Saudi Aramco pulled off the world’s biggest initial public offering (IPO) to date, while also comfortably overtaking Apple as the world’s most valuable listed firm.
The oil titan put a price tag of 32 Saudi riyals ($8.5) for a share each late on Thursday, as it lists a 1.5 per cent stake on the Saudi stock exchange after raising a mammoth $25.6 billion. This makes Aramco the biggest IPO in history after Chinese e-commerce giant Alibaba raised $25 billion in 2014.
Three billion shares were marketed at between 30-32 riyals, or $8-$8.5, and over $119 billion in orders came from local and regional investors. The offering was priced at the top end of its indicated range, in line with analyst expectations.
Two billion shares were allotted to institutional investors and the rest were for retail buyers. Institutional shares worth $106 billion and retail shares worth $13 billion were subscribed for. Analysts had earlier forecasted the IPO would be oversubscribed, but said it wouldn’t be by a huge margin.
“It is almost certain most of the institutional investors have placed their bid at the higher range of the offering, given high domestic retails demand and the oversubscription was as we expected and announced earlier,” said Mohamed Zidan, Chief Market Strategist for ThinkMarkets in Dubai. “So the music is positive regarding the valuation for the biggest IPO in the world.”
At the given price, Saudi Aramco, or officially the Saudi Arabian Oil Company, is valued at $1.71 trillion. This makes it the world’s most valuable company. Microsoft, Amazon and Apple are the only other firms ever to have topped $1 trillion.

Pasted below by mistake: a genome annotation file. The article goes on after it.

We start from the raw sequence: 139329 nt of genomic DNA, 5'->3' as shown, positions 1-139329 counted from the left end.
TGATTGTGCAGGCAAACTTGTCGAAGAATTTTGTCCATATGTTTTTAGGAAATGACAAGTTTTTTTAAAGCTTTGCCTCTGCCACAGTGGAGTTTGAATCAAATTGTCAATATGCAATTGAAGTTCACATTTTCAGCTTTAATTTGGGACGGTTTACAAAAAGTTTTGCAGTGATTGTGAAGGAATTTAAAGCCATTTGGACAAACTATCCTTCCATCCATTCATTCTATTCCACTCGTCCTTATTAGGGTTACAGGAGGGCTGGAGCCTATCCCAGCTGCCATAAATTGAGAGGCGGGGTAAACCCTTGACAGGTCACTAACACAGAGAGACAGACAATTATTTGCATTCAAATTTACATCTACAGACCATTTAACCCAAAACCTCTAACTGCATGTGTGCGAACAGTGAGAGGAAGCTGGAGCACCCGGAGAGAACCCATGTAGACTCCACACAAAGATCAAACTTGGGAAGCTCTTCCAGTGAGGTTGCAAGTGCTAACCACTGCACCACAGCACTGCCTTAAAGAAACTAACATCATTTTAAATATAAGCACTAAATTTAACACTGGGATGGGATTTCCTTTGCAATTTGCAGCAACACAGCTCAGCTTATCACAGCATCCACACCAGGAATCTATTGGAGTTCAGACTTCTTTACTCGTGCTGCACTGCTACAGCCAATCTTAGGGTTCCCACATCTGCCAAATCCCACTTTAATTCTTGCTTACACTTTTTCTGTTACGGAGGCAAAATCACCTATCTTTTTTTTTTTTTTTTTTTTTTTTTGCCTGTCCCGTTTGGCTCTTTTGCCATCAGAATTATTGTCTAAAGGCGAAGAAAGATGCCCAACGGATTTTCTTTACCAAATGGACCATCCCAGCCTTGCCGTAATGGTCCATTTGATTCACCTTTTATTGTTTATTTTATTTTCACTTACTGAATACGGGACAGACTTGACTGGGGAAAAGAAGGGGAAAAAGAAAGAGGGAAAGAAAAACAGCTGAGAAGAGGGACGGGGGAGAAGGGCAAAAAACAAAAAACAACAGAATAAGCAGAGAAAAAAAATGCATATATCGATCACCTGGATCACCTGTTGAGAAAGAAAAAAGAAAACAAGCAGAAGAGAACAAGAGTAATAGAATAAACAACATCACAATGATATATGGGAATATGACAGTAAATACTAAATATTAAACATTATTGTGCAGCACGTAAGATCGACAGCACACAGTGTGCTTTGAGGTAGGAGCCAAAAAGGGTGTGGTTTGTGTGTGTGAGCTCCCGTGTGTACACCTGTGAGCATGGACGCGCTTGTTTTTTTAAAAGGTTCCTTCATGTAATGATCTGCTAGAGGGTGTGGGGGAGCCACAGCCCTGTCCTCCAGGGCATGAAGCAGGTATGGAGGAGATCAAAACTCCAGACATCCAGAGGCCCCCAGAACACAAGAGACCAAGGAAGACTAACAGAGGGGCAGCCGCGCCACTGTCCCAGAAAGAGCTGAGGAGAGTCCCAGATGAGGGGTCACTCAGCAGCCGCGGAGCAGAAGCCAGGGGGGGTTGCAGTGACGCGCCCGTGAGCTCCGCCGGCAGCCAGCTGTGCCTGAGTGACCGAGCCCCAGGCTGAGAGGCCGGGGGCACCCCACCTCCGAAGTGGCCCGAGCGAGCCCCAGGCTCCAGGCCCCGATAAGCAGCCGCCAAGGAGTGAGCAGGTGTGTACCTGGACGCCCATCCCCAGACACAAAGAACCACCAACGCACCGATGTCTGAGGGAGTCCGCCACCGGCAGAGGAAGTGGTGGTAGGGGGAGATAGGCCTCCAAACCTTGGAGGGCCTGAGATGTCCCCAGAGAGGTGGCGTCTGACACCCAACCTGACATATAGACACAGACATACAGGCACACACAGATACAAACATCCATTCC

The level of interest is modest when compared to the listing of Saudi Arabia’s National Commercial Bank in 2014 when the retail portion was 23 times oversubscribed. However, the uniquely-large listing of Aramco makes it tougher to standardize the level of demand, adding to the fact that the appetite for IPOs is not as much as it was five years ago.
Bullish days ahead?
“I believe after pricing Aramco, further bullish response would be reflected in the Saudi stock market (Tadawul) as positive sentiment will be strengthen and liquidity return,” Zidan said. “This could help the Tasi [Tadawul All Share Index] to be traded higher than 8,000 key level.”
“On the other hand, if the shares were priced below 31 riyals this would mean the markets are assuming risks more than previously thought and that in turn would have negative consequences on the markets on the short-term”, Zidan added. “Moreover, it would increase the uncertainty to match the global cloudy markets, higher volatility and less confidence.”
Aramco would eventually trade at a discount to other oil majors, with a valuation of $1.3 trillion, a recent Bernstein survey of 31 asset managers in North America, Europe and Asia showed. If the shares trade at the high end of the range, it means that investors would be over-paying by around 35 per cent, the poll indicated.
“While investors agree that Aramco has superior financial and franchise strength, weak corporate governance and limited earnings growth are reasons for the discount relative to peers,” analysts at Bernstein said. “While this does not mean the IPO will be a failure, it does mean that share gains will be highly dependent on oil price.”
Saudi Arabia pushed for an extension of oil production cuts through mid-2020 at a producers’ summit this week in an effort to prop up oil prices, and, in turn, Saudi Aramco’s IPO share price, several media reported earlier this week. The kingdom denied the reports.
Also, OPEC and allies led by Russia agreed late on Thursday to one of the deepest output cuts this decade to prevent oversupply in a deal that will apply for an unexpectedly short period of the first three months of next year.